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Mukherji Proposes Bill to Ensure Expectant Mothers in New Jersey Have Access to a Support Person During Labor

Measure Comes Amid Actions to Bar Birthing Partners from the Delivery Room

To give all expectant mothers what they need for the best labor and delivery outcomes during the COVID-19 pandemic and beyond, Assemblyman Raj Mukherji (D-Hudson) is proposing legislation that would require acute care hospitals to permit one support person to accompany a woman into the delivery room during childbirth, such as a spouse, partner, or doula.

“No woman should be forced to deliver alone,” said Mukherji, a new father. “Research shows women with social support during childbirth tend to have shorter duration of labor, control their pain better, and have a reduced need for medical intervention. In addition to providing physicial and emotional comfort during labor and postpartum, support persons also reduce maternal mortality rates and alleviate the burden on hospitals by alerting staff when the patient is unable to do so.”

The proposed bill comes amid rising concerns about increased risk of coronavirus transmission, which prompted some New Jersey hospitals to make the difficult decision to prohibit a partner or support person from entering the delivery room.

Following the Assemblyman’s call to codify this right of expecting mothers into law in early March, the New Jersey Department of Health (DOH) took action on the issue in a letter to all acute care hospitals. DOH has deemed one support person essential to patient care throughout labor, delivery, and the immediate postpartum period contingent upon the accompanying individual being asymptomatic and screened for COVID-19 as well as able to wear personal protective equipment.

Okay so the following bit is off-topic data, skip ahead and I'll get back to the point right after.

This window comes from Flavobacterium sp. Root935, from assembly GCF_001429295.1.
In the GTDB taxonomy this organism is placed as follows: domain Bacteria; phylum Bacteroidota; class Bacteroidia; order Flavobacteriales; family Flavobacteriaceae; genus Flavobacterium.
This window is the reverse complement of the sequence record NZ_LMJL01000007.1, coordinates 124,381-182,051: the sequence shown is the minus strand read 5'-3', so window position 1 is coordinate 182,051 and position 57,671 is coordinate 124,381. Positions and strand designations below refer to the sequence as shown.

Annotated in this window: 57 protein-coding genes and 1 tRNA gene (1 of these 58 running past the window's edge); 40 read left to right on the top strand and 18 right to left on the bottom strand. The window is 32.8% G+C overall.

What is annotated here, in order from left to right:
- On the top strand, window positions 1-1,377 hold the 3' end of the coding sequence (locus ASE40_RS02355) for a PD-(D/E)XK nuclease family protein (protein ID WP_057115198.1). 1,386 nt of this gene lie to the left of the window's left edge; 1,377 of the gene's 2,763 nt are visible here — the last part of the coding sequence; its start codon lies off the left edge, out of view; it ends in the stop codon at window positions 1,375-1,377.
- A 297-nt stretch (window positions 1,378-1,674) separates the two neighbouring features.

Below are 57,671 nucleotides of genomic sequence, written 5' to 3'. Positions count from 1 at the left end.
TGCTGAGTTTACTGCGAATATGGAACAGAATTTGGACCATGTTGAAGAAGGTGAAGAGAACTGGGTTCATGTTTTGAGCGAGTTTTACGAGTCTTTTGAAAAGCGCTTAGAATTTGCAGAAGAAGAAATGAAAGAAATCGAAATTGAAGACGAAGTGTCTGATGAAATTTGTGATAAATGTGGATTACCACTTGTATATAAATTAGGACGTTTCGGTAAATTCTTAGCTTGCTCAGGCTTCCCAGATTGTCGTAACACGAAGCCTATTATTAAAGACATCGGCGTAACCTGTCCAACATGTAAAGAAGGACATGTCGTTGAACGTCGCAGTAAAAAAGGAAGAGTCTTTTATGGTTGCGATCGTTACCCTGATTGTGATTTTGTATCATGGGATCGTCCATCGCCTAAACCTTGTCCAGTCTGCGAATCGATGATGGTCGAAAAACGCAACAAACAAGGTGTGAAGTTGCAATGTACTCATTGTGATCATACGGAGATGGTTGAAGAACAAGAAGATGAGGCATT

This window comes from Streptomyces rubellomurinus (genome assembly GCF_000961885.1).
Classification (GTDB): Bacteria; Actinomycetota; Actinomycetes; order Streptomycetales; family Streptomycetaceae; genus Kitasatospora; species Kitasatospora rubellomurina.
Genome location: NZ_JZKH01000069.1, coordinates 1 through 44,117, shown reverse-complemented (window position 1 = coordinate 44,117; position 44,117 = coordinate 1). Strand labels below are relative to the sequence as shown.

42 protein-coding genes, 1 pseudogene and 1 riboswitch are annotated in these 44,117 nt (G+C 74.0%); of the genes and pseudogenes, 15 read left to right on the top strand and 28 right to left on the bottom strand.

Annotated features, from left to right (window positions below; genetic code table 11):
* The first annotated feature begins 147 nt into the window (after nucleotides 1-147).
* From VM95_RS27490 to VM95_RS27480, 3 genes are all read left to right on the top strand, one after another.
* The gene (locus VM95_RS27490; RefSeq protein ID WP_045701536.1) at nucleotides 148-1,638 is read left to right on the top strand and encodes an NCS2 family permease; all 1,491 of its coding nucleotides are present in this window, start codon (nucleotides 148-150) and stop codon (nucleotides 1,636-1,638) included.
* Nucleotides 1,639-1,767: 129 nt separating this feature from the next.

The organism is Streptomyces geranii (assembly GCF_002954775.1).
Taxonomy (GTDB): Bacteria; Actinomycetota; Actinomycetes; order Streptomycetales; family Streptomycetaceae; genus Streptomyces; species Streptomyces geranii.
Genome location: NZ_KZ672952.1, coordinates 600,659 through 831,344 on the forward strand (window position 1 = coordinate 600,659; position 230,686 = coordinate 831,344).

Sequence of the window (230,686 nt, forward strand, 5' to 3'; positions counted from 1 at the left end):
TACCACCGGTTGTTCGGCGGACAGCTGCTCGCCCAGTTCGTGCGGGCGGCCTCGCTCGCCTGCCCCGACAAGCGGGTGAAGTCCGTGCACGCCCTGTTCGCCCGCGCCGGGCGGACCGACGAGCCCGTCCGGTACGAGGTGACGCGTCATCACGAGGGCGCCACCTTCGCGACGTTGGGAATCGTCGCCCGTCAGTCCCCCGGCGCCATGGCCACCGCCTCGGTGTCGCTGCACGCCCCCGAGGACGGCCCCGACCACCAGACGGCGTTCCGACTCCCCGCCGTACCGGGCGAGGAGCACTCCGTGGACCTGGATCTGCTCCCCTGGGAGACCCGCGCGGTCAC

“I respect the intentions of our hospital administrators forced to make difficult decisions in this unprecedented pandemic,” Mukherji added. “But with studies showing improved maternal health outcomes, lower stress levels during delivery, and the potentially life-saving role of support persons especially for women with pre-existing conditions like epilepsy, policy should follow the science. By abiding WHO and CDC guidance, this will lower the strain on our already overburdened hospitals.”

Research from both the World Health Organization and American College of Obstetricians and Gynecologists support conclusions that continuous support during labor and postpartum provides benefits for women and babies. Positive outcomes cited include without limitation lower chance of needing a C-section, increased satisfaction with their experience, and reduced duration of labor.

Similar actions were taken by a few New York hospitals, which have since been overturned by Governor Cuomo’s executive order that ensures hospitals in the state do not bar a support person during labor.